Cameo May 14, 2011 at 7:48 am

Still working it all out. This is a subject that weighs heavy on my mind. I have drastically reduced my meat consumption since learning more about how abysmally our livestock are treated. I certainly eat more fish than anything else, which of course is also problematic. I am searching for the best, gluten/dairy free, humane/vegetarian, high-protein ideas out there – so I will be interested in the responses to your post!

Camille May 15, 2011 at 10:57 pm

LOVE your comment, Mandi – I relate/agree on so many levels.

Michelle May 16, 2011 at 10:05 am

Where do I stand? I am on my way to plant-based, with my current concentration being on cheese because I love it so! As a Seventh-Day Adventist, I have always had access to the spectrum of vegetarianism that is encouraged not only for purposes of food safety, but primarily for optimal health. Often the issue of protein becomes so forefront at that transition time that many have a hard time continuing their journey. I am a health coach and talk with people from all over the US and am amazed at how many people currently consider this path as well. People not wanting to be on medication, have another heart attack, and reverse diabetes. Truth be told, protein is in practically everything, and is not so tough to get with the proper education. What makes it harder is having a realistic alternative when people try to make this change. It tends to take more time and effort, but can certainly reduce costs when leaving meat off the grocery list. However, it’s not as simple as subbing cheese and veggie meat for your favorite foods if you want the health benefits.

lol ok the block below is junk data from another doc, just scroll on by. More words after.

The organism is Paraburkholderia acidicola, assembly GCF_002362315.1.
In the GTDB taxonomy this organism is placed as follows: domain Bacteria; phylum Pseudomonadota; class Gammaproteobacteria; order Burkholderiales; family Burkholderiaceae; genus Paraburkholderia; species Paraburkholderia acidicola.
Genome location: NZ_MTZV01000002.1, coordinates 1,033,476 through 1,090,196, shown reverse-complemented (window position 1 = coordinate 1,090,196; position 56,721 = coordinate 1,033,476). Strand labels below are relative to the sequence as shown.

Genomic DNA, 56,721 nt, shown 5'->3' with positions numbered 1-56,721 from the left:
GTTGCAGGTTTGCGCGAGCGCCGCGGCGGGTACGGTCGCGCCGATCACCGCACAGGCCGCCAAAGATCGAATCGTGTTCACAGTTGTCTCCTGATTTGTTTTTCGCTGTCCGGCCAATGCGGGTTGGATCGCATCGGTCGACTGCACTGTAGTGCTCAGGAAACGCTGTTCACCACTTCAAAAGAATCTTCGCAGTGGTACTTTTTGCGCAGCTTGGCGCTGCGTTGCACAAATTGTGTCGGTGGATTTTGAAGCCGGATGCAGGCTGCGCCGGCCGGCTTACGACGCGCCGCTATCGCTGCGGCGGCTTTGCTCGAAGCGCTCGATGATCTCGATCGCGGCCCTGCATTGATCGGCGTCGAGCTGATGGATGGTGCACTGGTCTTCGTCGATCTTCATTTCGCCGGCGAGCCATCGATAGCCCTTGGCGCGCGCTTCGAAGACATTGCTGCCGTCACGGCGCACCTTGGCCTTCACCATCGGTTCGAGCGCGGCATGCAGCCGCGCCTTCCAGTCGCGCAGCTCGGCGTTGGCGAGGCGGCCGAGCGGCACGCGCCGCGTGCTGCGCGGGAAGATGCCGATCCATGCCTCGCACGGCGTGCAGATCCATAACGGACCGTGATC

Documentaries like ‘Food Matters’ and ‘Forks Over Knives’ have brought more attention to this subject and how other countries begin to exhibit our same maladies when they begin to adopt Western eating habits. Take a look at many detox-type facilities where people go when they are diagnosed with life-threatening disease and you usually aren’t going to see meat on the menu.